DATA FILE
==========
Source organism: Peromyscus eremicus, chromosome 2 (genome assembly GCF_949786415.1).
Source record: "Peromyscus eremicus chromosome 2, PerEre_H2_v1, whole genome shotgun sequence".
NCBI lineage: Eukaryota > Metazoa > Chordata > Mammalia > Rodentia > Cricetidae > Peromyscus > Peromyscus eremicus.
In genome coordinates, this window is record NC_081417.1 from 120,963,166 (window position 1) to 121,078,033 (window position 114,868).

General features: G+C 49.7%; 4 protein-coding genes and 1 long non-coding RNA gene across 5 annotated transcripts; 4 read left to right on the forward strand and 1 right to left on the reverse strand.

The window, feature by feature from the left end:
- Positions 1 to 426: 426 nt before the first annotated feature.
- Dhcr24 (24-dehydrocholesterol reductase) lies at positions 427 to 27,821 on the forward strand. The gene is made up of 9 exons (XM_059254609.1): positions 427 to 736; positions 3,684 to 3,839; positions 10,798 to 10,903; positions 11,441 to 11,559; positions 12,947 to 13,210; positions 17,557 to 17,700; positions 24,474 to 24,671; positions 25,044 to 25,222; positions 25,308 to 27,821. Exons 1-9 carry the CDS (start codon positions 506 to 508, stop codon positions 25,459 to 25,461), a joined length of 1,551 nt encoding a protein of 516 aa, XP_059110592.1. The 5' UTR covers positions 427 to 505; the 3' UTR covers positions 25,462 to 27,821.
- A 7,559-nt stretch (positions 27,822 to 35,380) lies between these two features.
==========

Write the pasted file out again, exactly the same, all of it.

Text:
Source organism: Peromyscus eremicus, chromosome 2 (genome assembly GCF_949786415.1).
Source record: "Peromyscus eremicus chromosome 2, PerEre_H2_v1, whole genome shotgun sequence".
NCBI lineage: Eukaryota > Metazoa > Chordata > Mammalia > Rodentia > Cricetidae > Peromyscus > Peromyscus eremicus.
In genome coordinates, this window is record NC_081417.1 from 120,963,166 (window position 1) to 121,078,033 (window position 114,868).

General features: G+C 49.7%; 4 protein-coding genes and 1 long non-coding RNA gene across 5 annotated transcripts; 4 read left to right on the forward strand and 1 right to left on the reverse strand.

The window, feature by feature from the left end:
- Positions 1 to 426: 426 nt before the first annotated feature.
- Dhcr24 (24-dehydrocholesterol reductase) lies at positions 427 to 27,821 on the forward strand. The gene is made up of 9 exons (XM_059254609.1): positions 427 to 736; positions 3,684 to 3,839; positions 10,798 to 10,903; positions 11,441 to 11,559; positions 12,947 to 13,210; positions 17,557 to 17,700; positions 24,474 to 24,671; positions 25,044 to 25,222; positions 25,308 to 27,821. Exons 1-9 carry the CDS (start codon positions 506 to 508, stop codon positions 25,459 to 25,461), a joined length of 1,551 nt encoding a protein of 516 aa, XP_059110592.1. The 5' UTR covers positions 427 to 505; the 3' UTR covers positions 25,462 to 27,821.
- A 7,559-nt stretch (positions 27,822 to 35,380) lies between these two features.